10 Classic Summer Blockbusters That Are Worth Seeing

10 Classic Summer Blockbusters That Are Worth Seeing
A still of Henry Thomas in "E.T. the Extra-Terrestrial"
(Photo by Universal Studios – © 1982 Universal Pictures)

The release of “Iron Man 3” marks the beginning of summer blockbuster season. The next few months will be filled with huge popcorn flicks with even larger budgets, and if we’re lucky, one or two of them might turn out to be more than mindless dreck. Though we’ve been trained to think of mainstream summer fare as nothing more than disposable entertainment, every year or two a genuine good film manages to sneak into the pack. Here’s our pick of the best summer blockbusters of all time.

“Jaws” (1975)


Director: Steven Spielberg

Gross: $470,653,000

The film that made beachgoers scared to go in the water really started the summer blockbuster culture as we know it. It may have had a troubled production, but it would go on to become the highest-grossing film ever at the time. And yes, Spielberg’s name pops up on this list a few times.

“Star Wars” (1975)

Director: George Lucas

Gross: $775,398,007

The film that kicked off the beloved, and seemingly never ending, space epic and spawned one of fandom’s largest communities. As confident as Lucas may have been, it seems unlikely that he could have imagined his work becoming as big as it did — so big that Disney purchased Lucasfilms for $4.05 billion last year.

“Raiders of the Last Ark” (1981)

Director: Steven Spielberg

Gross: $389,925,971

The first, and still best, entry in the Indiana Jones franchise proved that Harrison Ford was an action hero, and that Lucas and Spielberg knew how to grab the imagination of movie audiences the world over.

“E.T. the Extra-Terrestrial” (1982)

Director: Steven Spielberg

Gross: $792,910,554

One of the most critically acclaimed films on this list, “E.T. the Extra-Terrestrial,” the story of a boy and his alien friend, went over well with audiences, becoming, yet again for Spielberg, the highest-grossing film ever.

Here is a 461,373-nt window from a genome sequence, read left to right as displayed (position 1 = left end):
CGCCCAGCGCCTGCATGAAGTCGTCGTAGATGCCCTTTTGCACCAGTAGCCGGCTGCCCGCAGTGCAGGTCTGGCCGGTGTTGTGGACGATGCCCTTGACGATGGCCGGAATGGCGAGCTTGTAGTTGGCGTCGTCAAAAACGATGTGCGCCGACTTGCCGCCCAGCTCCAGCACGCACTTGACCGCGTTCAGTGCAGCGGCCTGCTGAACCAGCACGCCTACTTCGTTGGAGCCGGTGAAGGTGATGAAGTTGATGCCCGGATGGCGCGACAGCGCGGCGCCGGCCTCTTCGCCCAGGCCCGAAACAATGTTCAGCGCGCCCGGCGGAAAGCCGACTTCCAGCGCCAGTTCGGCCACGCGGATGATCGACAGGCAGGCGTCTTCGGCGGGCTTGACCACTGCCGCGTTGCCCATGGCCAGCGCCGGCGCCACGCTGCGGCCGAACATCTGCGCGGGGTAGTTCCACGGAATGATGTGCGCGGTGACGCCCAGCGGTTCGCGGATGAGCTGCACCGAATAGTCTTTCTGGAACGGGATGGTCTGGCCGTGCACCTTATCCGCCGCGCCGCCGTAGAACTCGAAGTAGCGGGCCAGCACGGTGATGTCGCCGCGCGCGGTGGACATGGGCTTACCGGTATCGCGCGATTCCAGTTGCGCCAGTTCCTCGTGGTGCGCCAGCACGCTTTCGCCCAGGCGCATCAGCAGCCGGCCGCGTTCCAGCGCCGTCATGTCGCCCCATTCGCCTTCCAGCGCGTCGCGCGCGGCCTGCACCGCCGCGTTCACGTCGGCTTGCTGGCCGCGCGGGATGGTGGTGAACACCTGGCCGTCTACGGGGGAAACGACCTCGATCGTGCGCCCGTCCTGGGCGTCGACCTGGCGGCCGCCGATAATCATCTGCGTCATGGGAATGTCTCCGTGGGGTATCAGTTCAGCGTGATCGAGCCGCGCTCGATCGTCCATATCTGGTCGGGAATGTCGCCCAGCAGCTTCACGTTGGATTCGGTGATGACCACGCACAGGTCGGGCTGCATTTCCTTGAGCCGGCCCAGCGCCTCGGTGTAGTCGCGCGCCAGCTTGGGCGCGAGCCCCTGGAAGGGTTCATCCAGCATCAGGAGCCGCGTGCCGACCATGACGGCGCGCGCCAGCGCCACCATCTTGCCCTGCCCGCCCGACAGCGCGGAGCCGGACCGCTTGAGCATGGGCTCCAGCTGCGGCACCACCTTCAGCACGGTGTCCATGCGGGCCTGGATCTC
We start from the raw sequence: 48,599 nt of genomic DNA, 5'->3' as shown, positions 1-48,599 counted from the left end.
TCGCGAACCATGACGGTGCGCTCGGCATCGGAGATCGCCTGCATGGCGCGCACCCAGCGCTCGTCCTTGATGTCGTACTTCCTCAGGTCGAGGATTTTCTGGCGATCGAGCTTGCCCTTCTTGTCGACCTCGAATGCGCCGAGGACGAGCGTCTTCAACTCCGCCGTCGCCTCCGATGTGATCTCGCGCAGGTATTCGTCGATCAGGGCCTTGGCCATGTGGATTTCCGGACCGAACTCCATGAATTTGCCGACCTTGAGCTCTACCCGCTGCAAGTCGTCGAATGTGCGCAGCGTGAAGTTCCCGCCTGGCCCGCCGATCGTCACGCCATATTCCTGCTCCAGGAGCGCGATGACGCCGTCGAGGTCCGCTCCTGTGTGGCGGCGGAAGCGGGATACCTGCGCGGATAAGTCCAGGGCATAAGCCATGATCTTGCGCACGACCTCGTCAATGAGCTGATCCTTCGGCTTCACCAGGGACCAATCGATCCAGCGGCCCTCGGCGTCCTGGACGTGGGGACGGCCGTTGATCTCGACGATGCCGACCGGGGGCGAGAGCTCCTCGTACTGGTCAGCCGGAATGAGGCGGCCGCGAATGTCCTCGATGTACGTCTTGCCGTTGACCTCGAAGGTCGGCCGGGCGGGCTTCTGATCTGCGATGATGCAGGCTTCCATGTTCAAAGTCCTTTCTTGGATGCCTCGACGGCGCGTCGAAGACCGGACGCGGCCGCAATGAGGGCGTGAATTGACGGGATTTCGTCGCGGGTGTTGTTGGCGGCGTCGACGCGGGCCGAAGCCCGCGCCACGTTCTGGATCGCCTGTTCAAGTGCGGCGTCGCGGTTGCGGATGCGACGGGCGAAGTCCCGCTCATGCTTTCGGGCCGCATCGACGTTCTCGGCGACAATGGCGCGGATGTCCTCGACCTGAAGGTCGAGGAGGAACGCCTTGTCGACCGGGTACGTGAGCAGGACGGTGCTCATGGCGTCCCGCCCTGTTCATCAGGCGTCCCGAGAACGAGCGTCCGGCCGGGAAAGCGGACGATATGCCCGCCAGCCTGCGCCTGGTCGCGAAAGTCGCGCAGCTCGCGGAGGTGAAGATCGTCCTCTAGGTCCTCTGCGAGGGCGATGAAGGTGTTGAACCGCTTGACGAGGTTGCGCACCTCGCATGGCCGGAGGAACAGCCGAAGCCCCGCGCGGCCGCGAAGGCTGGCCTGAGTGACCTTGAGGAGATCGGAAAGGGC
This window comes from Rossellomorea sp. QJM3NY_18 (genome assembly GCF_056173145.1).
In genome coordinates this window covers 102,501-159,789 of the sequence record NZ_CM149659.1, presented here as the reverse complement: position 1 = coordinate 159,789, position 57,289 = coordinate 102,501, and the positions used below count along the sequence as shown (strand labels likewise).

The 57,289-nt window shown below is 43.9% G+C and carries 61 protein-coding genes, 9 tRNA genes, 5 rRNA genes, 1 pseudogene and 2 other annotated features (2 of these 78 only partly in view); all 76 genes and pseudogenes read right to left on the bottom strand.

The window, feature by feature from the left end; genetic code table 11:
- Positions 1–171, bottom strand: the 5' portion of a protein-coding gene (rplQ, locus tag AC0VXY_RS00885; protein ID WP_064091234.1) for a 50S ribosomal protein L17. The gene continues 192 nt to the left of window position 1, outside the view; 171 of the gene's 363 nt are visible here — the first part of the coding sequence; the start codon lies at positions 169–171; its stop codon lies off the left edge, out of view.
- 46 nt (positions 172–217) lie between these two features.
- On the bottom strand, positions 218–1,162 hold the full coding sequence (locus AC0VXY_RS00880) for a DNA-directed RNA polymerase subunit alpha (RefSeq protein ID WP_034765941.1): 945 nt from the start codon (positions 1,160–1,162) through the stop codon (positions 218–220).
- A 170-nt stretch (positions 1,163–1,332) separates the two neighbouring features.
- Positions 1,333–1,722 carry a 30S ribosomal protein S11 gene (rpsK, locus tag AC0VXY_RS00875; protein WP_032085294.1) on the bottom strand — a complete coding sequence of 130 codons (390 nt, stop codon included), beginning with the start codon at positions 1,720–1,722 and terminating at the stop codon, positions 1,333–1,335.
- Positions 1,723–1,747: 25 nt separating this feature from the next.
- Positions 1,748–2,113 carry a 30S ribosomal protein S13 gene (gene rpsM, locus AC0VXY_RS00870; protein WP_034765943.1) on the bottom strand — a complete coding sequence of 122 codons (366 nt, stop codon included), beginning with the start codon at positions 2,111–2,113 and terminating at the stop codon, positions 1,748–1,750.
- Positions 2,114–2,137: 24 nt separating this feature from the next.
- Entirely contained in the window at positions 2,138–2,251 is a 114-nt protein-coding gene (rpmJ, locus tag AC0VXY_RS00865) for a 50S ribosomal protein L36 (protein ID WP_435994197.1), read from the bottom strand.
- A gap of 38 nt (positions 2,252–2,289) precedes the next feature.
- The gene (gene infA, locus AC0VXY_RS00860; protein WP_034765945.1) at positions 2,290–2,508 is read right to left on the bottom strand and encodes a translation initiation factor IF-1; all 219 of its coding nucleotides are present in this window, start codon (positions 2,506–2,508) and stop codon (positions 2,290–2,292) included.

“Back to the Future” (1985)

Director: Robert Zemeckis

Gross: $383,874,862

Zemeckis’s film about a loveable, rascally teen (played perfectly by Michael J. Fox) who, with the help of his deranged-looking scientest buddy, travels back in time with a Deloreon almost seems too weird to have been a hit with movie goers. The mixture, which also prominently featured the bizarre Crispin Glover, would prove wildly successful and would lead to two unfortunately inferior sequels.

“Terminator 2: Judgement Day” (1991)

Director: James Cameron

Gross: $519,843,345

“Terminator 2” may not be Cameron’s most successful film, but it might be the most enjoyable. It’s also clearly the peak of Arnold Schwarzenegger’s long and storied action hero career.

“Jurassic Park” (1993)

Director: Steven Spielberg

Gross: $962,967,287

Spielberg and the computer-generated dinosaurs that, for the most part, still look good to this day, sounds like recipe for success, right? Was it ever  the film was the third of the directors movies to become the highest-grossing film of all time.

“Speed” (1994)

Director: Jan de Bont

Gross: $350,448,145

It’s hard to imagine a film like “Speed” being such a huge hit today. It didn’t seem to have much franchise potential, its cast lacked huge star power (this is the film that made Keanu Reeves and Sandra Bullock box office draws), and it was directed by an unknown. But the film, which ensured that trips to the multiplex would take a toll on your ears for years to come, was a massive success with audiences.

“Saving Private Ryan” (1998)

Director: Steven Spielberg

Gross: $481,840,909

We may equate year end releases with awards, but even blockbusters bring in the honors. Spielberg’s World War II epic may not have won best picture at the Oscars in ’99, but it did garner Spielberg his second Best Director award.

“The Dark Knight” (2008)

Director: Christopher Nolan

Gross: $1,004,558,444

Arguably the greatest superhero movie of all time, Nolan’s second Batman film showed that audiences were willing to believe, and love, a serious take on the Caped Crusader. The performance by the late Heath Ledger might also be the most memorable in blockbuster history.